The Fantastic 40 – Episode 3: Top-40 Chart Domination for 1982

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Welcome back to The Fantastic 40:

The artists whose work dominated Billboard’s Top 40 for a calendar year between 1980 and 1991.

This time around, we’re looking at 1982.

What were the stories of 1983’s Fantastic 40?


• The trend: MTV makes a difference.

The channel, which debuted a year earlier, boosted the career of 1981’s top artists, Daryl Hall and John Oates.

But its influence was inescapable in 1982, with at least seven of the Top 10 (led by John Cougar, Rick Springfield and, again, Hall and Oates) having a memorable video garnering MTV attention.


New names:

Survivor rode their “Rocky III” smash “Eye of the Tiger” and its follow-up to a Number 16 spot.

Huey Lewis and the News came in at Number 36 via their first two Top 40 hits…

The Human League made it to Number 25 solely on the 21-week chart run of one song, the chart-topping smash “Don’t You Want Me?”

And at Number 38, Laura Branigan made it in on the strength of “Gloria,” a song that was still in Billboard’s Top 5 on the final weekly chart of 1982. 


Final bows:

After making their Fantastic 40 debut the preceding year, The Alan Parsons Project eke out a Number 39 placement in 1982. They would have a few more Top 40 singles, but not a sustained streak to return them to the list.

Say goodbye, too, to the Steve Miller Band (32), Crosby, Stills and Nash (24), Paul Davis (21), The Rolling Stones (29), and several mainstays of the Fantastic 40 in 1980-82: Kenny Rogers (23), Neil Diamond (18), and Dan Fogelberg (10).

Another shocker: Number 7: Olivia Newton-John wouldn’t pull together another streak to make the list after 1982.  


Only in 1982:

After blasting into the Fantastic 40 with three pop-rockers each, neither Number 5 Joan Jett and the Blackhearts…

…. nor Number 13 The Go-Gos returned – although both acts had additional Top 40 hits later in the decade.

Number 40: Bertie Higgins was a true one-hit wonder with “Key Largo,” while the acts in positions 33-35 (Alabama, Willie Nelson and Quarterflash) had at least one more Top 40 hit up their sleeves.


Time and again:

Ray Parker Jr. comes in as a solo act at Number 37 after making the list in 1981 with Raydio.

Elton John, absent in 1981, returns at Number 26…

… And Stevie Wonder does the same, placing 22nd on the strength of two hits.

After two of its members hit the Top 40 solo, Fleetwood Mac returned in 1982, and they will be back for another go-around.

The Pointer Sisters leap to Number 19 with three songs, the last of which will contribute to another placement for them in a couple of years.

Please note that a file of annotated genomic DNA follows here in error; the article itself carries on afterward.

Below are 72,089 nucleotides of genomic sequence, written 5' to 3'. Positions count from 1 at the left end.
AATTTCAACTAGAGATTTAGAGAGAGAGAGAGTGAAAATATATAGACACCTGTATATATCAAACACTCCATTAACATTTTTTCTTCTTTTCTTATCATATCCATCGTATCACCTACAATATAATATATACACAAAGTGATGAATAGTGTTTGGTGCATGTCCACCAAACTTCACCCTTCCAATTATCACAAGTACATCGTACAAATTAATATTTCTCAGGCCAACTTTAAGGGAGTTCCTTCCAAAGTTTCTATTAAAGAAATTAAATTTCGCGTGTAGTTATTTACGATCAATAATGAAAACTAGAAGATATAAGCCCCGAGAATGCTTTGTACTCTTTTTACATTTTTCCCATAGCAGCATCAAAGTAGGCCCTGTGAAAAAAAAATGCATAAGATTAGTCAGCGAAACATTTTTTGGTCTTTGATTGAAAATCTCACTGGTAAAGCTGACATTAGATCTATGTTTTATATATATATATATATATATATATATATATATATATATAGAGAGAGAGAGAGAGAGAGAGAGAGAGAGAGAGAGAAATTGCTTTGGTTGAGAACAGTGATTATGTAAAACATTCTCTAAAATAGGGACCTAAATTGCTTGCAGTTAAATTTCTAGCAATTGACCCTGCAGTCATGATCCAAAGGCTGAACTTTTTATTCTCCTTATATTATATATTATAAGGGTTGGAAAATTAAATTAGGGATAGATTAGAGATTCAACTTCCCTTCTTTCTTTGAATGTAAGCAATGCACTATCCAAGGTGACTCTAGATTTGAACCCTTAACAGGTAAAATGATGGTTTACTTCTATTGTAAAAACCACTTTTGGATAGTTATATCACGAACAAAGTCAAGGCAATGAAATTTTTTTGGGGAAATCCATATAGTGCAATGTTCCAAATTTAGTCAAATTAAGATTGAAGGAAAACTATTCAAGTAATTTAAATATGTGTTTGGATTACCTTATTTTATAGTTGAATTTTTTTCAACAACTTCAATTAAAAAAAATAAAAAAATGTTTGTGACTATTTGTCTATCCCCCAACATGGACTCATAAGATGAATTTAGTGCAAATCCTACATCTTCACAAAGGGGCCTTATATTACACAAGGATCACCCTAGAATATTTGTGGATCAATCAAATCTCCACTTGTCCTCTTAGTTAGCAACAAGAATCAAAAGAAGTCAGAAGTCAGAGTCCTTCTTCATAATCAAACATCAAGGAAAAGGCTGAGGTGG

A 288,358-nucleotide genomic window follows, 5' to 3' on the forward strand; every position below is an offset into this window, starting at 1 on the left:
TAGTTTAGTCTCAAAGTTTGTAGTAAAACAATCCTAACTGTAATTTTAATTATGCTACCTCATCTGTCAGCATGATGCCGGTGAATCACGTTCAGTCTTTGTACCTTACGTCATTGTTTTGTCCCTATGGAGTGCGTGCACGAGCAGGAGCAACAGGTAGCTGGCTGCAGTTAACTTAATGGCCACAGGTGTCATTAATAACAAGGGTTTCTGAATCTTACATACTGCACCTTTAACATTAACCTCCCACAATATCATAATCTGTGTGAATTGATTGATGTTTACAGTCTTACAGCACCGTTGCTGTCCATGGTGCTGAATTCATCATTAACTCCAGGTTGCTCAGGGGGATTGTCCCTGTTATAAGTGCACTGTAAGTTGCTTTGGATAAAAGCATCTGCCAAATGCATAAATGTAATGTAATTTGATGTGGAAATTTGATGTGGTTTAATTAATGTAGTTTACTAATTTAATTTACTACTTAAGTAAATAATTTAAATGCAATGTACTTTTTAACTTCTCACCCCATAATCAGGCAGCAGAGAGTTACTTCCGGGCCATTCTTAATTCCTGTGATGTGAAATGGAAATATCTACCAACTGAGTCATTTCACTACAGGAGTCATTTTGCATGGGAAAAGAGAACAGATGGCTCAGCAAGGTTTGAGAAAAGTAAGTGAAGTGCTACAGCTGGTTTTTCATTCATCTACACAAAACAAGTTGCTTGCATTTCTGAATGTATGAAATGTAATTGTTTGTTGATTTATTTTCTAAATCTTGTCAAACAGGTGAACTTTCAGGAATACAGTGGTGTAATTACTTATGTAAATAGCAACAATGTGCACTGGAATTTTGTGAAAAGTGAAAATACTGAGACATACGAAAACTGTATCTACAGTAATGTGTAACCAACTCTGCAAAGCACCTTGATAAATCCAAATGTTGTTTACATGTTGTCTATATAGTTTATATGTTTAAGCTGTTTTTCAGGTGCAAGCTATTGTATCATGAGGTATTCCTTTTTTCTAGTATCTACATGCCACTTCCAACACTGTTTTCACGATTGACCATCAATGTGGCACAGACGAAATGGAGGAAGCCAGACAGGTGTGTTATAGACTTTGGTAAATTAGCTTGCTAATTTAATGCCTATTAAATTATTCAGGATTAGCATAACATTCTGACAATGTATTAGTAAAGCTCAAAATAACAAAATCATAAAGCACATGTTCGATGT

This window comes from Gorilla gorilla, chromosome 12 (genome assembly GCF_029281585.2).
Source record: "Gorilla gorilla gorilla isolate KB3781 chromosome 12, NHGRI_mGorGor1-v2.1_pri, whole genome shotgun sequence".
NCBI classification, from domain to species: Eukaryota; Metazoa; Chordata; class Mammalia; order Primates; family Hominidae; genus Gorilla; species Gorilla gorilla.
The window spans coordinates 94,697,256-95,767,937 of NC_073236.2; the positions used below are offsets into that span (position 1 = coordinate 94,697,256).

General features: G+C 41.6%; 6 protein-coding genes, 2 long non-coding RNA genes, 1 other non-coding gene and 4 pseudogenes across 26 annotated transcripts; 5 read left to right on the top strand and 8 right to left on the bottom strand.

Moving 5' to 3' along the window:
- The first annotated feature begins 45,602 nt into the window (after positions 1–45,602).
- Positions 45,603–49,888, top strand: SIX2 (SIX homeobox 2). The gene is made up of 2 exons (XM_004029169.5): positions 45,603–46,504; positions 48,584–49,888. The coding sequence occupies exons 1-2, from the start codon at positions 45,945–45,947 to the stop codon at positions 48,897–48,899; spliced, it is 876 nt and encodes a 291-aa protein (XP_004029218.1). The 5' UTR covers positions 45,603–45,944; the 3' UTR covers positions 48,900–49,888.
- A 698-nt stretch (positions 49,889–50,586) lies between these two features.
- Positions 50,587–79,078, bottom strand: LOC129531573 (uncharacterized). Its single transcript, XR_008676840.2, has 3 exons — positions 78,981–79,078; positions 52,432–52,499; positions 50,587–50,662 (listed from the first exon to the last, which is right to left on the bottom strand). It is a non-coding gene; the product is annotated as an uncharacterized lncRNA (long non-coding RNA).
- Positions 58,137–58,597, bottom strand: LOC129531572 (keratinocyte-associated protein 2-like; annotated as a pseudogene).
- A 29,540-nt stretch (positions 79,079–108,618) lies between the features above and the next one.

And Kool and the Gang just keep on hitting – 16th in 1980 and 21st in 1981, they’re Number 17 for 1982. And nowhere near stopping.


Hit machines:

Air Supply makes the Top 40 with five different hits in 1982. The first three capped a streak of seven consecutive Top 5 hits before they cooled off, with a pair of singles that barely made the Top 40.

Anyone impressed by that five-hit streak – or by Hall and Oates’ similar streak the year before – will be stunned in 1983

Hint: More than one act will pull off that trick.

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Chuck Small

Journalist-turned-high school counselor. Happily ensconced in Raleigh, N.C., with hubby of 31 years (9 legal).

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lovethisconcept
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September 11, 2023 12:24 pm
Reply to  cstolliver

Glad to see John Cougar (or John Mellencamp, as he would later be known) topping the list. Spent Labor Day weekend with family in Mellencamp country. Had a great time visiting and can also report that JCM continues to give back to the community in very real ways.

JJ Live At Leeds
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September 11, 2023 8:36 am

This weeks new names for me;
Quarterflash
Bertie Higgins
Paul Davis

Turns out that Quarterflash and Bertie did scrape into the bottom end of the UK chartin 1982. Harden My Heart at 49 and Key Largo for Bertie at 60. Paul Davis overshadowed by his namesake in the Arsenal midfield during the 80s.

Did a bit of digging to see how different our charts were in this period. The answer is; very.

Of your 40, only 17 had a UK top 40 hit in 1982 and for 10 of the 17 it was with one single. Nine of the 40 never had a UK top 40 hit at all – most notably the British Alan Parsons Project. Alan might be as well known here for his studio work with The Beatles and Pink Floyd as his own band.

Vive la difference!

mt58
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mt58
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September 11, 2023 10:18 am

Nice chart comparison there, JJ.

It has absolutely nothing to do with his music, but I wonder: How could a guy with a name like ‘Bertie Higgins’ not be a household name in the UK? If he’s not sitting in the study, wearing a tweed suit, and sipping a cup of Earl Grey, I’ll eat my hat.

In one of those associations that I’ve cooked up in my head, I always think of The Carpenters’ “Goodbye To Love” and Paul Davis’ “Cool Night “ as musical first cousins, because they are both breezy adult contemporary tracks that suddenly break out a loud and distorted guitar solo when you would least expect it.

And, and both cases: it completely works.

JJ Live At Leeds
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September 11, 2023 10:56 am
Reply to  mt58

Bertie Higgins sounds he’s a character in a musical set in London in the early 20th century.

Case in point King Edward VII who succeeded Victoria to the throne. Despite being King Edward he was actually Albert Edward and known as Bertie. He had a reputation as a cad, enjoying the finer things in life and the company of ladies. So much so that for some he’s a prime candidate for being Jack The Ripper.

Then we have Bertie Wooster who didn’t do much to redeem the name.

So the tweed hat and Earl Grey image is about right. Probably why Bertie Higgins didn’t make it. Too much cognitive dissonance to get our heads round that he didn’t live up to the image of past Berties.

lovethisconcept
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September 11, 2023 12:21 pm

Bertie Wooster is my all-time favorite Bertie. Loved the Wodehouse books for years before the television series introduced me to Hugh Laurie and Stephen Fry, for which I will be eternally grateful.

JJ Live At Leeds
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September 11, 2023 11:00 am